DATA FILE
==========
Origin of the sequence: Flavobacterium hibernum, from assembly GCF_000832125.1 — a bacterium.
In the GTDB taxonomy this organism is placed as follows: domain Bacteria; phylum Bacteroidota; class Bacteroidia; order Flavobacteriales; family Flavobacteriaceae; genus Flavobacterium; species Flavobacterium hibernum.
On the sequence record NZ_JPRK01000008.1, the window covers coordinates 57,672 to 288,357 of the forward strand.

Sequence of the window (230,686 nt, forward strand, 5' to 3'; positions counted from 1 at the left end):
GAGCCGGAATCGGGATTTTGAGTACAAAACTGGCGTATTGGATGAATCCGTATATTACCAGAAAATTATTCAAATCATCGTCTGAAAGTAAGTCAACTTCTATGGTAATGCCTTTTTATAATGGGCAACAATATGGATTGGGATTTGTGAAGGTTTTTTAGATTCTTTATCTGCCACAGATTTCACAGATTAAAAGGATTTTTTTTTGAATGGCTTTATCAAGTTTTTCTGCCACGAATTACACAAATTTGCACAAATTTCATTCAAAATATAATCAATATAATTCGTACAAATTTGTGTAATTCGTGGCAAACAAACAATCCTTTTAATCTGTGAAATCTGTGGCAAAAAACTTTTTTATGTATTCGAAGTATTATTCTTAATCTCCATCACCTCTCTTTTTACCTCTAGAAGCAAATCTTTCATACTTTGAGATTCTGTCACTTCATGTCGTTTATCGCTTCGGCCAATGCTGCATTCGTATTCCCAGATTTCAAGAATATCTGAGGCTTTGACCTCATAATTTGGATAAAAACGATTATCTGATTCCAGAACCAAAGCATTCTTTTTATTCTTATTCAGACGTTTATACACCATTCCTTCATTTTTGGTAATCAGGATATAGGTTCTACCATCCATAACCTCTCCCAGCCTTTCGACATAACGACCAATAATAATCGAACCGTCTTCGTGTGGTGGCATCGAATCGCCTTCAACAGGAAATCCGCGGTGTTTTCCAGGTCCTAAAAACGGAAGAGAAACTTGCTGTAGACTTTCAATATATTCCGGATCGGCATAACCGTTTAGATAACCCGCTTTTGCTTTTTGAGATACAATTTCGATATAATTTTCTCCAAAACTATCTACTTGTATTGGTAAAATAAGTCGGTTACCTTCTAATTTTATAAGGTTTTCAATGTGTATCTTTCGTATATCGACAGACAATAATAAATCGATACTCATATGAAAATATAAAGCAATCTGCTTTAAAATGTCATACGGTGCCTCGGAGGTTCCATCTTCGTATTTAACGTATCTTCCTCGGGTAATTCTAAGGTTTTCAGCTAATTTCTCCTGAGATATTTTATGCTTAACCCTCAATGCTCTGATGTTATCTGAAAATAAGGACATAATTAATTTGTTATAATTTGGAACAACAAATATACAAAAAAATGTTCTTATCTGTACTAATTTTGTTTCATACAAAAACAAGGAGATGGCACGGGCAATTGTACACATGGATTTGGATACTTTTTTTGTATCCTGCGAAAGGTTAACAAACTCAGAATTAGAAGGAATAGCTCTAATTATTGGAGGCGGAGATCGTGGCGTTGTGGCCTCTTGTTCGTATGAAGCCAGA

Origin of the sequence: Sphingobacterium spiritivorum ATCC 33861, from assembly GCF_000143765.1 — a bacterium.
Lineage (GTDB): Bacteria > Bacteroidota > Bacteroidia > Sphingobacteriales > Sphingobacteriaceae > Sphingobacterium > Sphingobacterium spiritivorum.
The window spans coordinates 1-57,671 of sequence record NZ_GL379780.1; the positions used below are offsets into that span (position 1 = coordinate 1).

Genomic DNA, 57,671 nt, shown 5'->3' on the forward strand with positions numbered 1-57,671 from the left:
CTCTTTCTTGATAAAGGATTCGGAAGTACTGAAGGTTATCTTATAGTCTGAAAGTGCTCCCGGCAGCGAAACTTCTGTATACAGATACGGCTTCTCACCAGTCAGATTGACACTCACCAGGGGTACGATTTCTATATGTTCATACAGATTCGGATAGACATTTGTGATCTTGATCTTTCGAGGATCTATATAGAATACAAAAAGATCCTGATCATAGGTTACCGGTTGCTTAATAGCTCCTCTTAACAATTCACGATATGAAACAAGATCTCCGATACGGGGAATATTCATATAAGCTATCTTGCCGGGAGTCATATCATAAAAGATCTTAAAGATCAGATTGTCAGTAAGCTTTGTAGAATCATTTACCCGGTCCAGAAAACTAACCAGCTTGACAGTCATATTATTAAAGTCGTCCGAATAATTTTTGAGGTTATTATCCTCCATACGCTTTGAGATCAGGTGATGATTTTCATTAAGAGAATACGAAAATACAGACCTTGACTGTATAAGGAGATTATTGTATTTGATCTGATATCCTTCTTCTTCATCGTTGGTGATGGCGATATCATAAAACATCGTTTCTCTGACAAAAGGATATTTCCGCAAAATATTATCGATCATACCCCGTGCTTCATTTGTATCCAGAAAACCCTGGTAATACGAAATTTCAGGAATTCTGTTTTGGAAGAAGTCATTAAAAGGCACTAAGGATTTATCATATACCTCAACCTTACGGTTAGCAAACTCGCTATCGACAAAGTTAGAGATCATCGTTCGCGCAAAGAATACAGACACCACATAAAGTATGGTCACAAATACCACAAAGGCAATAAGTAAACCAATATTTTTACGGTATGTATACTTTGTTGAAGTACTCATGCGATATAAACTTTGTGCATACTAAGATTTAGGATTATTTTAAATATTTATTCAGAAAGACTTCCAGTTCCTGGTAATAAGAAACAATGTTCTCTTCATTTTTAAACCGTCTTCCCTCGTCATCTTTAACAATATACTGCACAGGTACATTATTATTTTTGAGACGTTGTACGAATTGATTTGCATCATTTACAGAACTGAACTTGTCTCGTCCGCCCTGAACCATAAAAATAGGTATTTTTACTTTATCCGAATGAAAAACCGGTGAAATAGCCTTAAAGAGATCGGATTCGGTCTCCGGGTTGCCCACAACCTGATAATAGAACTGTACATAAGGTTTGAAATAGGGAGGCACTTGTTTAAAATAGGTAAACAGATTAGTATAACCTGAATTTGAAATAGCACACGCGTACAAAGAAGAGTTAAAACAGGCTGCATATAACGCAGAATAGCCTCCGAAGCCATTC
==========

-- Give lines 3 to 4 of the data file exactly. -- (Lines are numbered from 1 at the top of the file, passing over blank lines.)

On the sequence record NZ_JPRK01000008.1, the window covers coordinates 57,672 to 288,357 of the forward strand.

Sequence of the window (230,686 nt, forward strand, 5' to 3'; positions counted from 1 at the left end):